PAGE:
Type escape sequence to abort. 

Sending 5, 100-byte ICMP Echos to 10.10.10.10, timeout is 2 seconds: 
!!!!! 
Success rate is 100 percent (5/5), round-trip min/avg/max = 60/61/68 ms

Look at the multicast route (mroute) table:

Router4# show ip mroute 239.1.2.3 

IP Multicast Routing Table 

Flags: D - Dense, S - Sparse, C - Connected, L - Local, P - Pruned 
R - RP-bit set, F - Register flag, T - SPT-bit set, J - Join SPT 
X - Proxy Join Timer Running 

Timers: Uptime/Expires 
Interface state: Interface, Next-Hop or VCD, State/Mode 
(*, 239.1.2.3), 00:04:28/00:00:00, RP 10.10.10.10, flags: SJCL 
Incoming interface: Ethernet1, RPF nbr 10.1.3.3 
Outgoing interface list: 
Ethernet0, Forward/Sparse, 00:02:12/00:02:53 

Because there is a receiver for this group (due to the ip igmp join-group command used in Router 4), build a (*,G) entry in the mroute table. Note the Reverse Path Forwarding (RPF) neighbor for the (*,G) entry is 10.1.3.3, which is the HSRP standby address. However, there is not a (S,G) entry, which means traffic is not being received from the source.

Since Router 4 has an interested receiver for the group, it now should send a PIM Join/Prune message to its PIM neighbors. Use the show ip pim neighbor command to view Router 4's PIM neighbors, as seen below:

Router4# show ip pim neighbor 

PIM Neighbor Table 
Neighbor Address Interface Uptime Expires Ver Mode 
10.1.3.1 Ethernet1 4d23h 00:01:41 v2 
10.1.3.2 Ethernet1 4d23h 00:01:36 v2

If the debug ip pim 239.1.2.3 command is enabled, Router 4 is building this PIM Join/Prune message, but it does not actually send it:

*Mar 6 18:32:48: PIM: Received RP-Reachable on Ethernet1 from 10.10.10.10 *Mar 6 18:32:48: for group 239.1.2.3 *Mar 6 18:33:14: PIM: Building Join/Prune message for 239.1.2.3 *Mar 6 18:34:13: PIM: Building Join/Prune message for 239.1.2.3

Why is the router not sending the Join/Prune message? RFC 2362 leavingcisco.com states that "a router sends a periodic Join/Prune message to each distinct RPF neighbor associated with each (S,G), (*,G) and (*,*,RP) entry. Join/Prune messages are sent only if the RPF neighbor is a PIM neighbor."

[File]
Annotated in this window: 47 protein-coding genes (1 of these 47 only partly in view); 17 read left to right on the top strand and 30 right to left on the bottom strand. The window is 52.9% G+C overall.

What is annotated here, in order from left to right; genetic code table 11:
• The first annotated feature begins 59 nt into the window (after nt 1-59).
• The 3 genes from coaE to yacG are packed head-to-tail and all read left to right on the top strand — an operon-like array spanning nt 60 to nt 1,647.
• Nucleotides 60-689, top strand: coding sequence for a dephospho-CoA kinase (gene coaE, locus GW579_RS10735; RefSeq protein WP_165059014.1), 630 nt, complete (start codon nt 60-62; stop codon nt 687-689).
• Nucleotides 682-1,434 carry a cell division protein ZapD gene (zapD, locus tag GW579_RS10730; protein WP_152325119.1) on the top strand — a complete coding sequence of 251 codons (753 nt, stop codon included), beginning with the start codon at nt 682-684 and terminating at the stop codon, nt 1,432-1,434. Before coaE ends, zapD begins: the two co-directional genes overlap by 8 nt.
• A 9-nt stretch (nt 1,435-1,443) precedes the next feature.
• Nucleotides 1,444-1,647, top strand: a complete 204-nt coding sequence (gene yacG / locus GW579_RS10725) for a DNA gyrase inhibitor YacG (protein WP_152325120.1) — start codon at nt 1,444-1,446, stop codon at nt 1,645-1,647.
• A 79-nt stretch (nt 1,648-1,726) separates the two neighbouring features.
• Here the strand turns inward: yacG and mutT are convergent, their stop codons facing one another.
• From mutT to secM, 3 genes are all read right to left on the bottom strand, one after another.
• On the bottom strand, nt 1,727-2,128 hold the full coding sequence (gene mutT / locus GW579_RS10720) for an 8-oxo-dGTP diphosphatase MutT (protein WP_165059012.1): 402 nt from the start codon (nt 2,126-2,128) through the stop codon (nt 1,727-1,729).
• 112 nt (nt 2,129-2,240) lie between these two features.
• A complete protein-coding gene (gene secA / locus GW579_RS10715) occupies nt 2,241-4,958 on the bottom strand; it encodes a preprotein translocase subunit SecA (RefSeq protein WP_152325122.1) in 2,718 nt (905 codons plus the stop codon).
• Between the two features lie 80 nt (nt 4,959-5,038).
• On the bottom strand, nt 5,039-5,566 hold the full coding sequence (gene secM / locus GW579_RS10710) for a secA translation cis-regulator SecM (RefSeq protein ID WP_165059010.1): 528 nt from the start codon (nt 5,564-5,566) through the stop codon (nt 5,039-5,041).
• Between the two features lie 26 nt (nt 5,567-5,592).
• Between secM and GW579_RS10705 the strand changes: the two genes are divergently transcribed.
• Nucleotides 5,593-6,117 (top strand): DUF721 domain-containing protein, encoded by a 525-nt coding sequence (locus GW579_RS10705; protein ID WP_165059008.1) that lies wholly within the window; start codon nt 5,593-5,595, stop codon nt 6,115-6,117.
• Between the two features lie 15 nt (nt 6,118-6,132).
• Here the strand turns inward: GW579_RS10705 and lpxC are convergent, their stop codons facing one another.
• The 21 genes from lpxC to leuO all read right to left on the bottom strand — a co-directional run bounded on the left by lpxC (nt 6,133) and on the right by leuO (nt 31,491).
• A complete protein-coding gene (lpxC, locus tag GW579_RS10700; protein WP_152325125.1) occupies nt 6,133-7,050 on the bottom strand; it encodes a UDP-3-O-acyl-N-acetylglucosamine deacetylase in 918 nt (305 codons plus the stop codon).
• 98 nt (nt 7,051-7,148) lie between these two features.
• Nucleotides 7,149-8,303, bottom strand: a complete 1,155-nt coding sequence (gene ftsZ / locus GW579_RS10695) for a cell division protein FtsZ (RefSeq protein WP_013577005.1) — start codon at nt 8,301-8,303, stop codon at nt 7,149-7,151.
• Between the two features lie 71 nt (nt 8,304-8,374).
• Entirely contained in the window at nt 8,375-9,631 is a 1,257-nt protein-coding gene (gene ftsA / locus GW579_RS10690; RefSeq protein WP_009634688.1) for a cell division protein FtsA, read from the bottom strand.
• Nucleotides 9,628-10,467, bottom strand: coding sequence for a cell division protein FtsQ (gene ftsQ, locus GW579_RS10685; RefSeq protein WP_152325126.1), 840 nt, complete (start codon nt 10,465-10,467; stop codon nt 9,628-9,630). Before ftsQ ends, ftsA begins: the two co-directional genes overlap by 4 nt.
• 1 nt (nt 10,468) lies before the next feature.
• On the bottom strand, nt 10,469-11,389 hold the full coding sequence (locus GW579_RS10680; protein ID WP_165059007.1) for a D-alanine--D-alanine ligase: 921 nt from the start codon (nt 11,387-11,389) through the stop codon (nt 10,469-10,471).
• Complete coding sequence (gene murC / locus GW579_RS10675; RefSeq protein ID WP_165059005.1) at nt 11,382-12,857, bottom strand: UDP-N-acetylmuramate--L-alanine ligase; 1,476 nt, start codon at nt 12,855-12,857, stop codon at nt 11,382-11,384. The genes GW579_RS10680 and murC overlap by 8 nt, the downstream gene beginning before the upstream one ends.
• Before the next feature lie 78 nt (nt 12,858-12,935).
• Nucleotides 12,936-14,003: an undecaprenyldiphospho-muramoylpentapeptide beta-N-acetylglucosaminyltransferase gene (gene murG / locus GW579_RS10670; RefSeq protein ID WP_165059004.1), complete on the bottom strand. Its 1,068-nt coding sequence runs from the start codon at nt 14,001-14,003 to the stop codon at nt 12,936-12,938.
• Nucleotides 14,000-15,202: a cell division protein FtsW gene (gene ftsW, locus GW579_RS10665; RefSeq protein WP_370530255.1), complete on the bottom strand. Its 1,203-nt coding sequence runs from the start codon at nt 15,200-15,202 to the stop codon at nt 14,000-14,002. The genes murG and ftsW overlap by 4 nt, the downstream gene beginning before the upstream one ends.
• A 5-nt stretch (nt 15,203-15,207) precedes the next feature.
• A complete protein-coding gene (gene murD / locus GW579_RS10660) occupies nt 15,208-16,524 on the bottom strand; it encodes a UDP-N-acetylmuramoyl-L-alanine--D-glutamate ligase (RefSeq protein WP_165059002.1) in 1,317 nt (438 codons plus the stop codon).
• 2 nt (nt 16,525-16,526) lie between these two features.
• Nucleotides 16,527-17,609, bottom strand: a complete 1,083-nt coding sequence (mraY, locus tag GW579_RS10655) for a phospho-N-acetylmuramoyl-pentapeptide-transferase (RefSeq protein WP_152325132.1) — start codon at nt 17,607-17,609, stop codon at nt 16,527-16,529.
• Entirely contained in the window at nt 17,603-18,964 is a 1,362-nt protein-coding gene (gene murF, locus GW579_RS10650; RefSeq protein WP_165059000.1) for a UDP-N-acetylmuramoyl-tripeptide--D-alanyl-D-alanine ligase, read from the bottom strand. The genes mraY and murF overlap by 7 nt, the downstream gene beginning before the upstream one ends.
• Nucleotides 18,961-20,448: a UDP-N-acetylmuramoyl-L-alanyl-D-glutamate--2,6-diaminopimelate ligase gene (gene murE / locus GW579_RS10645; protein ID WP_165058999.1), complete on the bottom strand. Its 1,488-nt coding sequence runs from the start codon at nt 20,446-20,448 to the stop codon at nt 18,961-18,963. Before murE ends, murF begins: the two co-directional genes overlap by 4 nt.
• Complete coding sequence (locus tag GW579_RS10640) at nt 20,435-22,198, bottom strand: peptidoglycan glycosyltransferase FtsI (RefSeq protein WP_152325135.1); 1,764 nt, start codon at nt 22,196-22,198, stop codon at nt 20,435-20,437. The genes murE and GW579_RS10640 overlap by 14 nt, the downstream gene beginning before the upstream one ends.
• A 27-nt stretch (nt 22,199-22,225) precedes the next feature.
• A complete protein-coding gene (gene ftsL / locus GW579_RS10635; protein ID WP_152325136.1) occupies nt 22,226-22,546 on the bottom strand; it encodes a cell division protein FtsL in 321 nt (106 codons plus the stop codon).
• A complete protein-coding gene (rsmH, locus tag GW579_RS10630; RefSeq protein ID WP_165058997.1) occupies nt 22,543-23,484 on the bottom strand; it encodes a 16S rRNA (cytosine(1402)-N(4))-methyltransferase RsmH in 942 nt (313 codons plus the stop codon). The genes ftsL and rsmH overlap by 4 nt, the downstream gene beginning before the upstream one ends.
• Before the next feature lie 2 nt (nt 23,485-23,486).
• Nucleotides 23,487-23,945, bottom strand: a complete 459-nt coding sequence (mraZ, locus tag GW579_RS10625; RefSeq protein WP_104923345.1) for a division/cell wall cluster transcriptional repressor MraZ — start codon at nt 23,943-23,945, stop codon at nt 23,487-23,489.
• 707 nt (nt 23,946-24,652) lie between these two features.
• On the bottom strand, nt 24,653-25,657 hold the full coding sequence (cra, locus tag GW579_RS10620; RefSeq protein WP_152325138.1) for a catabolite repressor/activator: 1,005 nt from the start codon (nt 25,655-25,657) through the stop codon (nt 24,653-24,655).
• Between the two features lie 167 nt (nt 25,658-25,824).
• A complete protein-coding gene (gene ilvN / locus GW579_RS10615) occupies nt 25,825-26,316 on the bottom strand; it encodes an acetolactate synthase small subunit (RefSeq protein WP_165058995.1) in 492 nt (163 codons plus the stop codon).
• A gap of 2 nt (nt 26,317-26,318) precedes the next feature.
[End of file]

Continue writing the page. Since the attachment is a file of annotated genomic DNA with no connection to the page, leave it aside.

In the example, the RPF neighbor is 10.1.3.3, which is the HSRP standby address used by the default static route. However, this address is not listed as a PIM neighbor. The reason the HSRP standby address is not listed as a PIM neighbor is because the two routers running HSRP (Routers 2 and 3) will not source the PIM neighbor messages from the HSRP standby address.

To solve the problem, change Router 4's configuration so the RPF neighbor is also a PIM neighbor. Do this by including Router 4 in the EIGRP process so that it now learns the RP address through EIGRP.

Note: Since Router 4 has the capability to run a routing protocol it should not have to rely on an HSRP standby address for connectivity. The development of HSRP was intended to offer a way for hosts to gain quick and efficient redundancy or fail-over.

Below is the new configuration of Router 4 with EIGRP enabled.

ip multicast-routing 
ip dvmrp route-limit 20000 
! 
! 
! 
interface Ethernet0 
ip address 10.1.4.1 255.255.255.0 
no ip directed-broadcast 
ip igmp join-group 239.1.2.3 
! 
interface Ethernet1 
ip address 10.1.3.4 255.255.255.0 
no ip directed-broadcast 
ip pim sparse-mode 
!
router eigrp 1
network 10.0.0.0
no auto-summary
! 
no ip http server 
ip classless 
ip route 0.0.0.0 0.0.0.0 10.1.3.3 
ip pim rp-address 10.10.10.10 
!
end 

Note: Instead of including Router 4 in the EIGRP process (the preferred method), add static mroutes to Router 4 to make it RPF to the real routers' IP addresses because mroutes are preferred over the unicast routing table in RPF checks. For example, add ip mroute 0.0.0.0 0.0.0.0 10.1.3.2.

Related Information

Updated: Aug 10, 2005
Document ID: 13783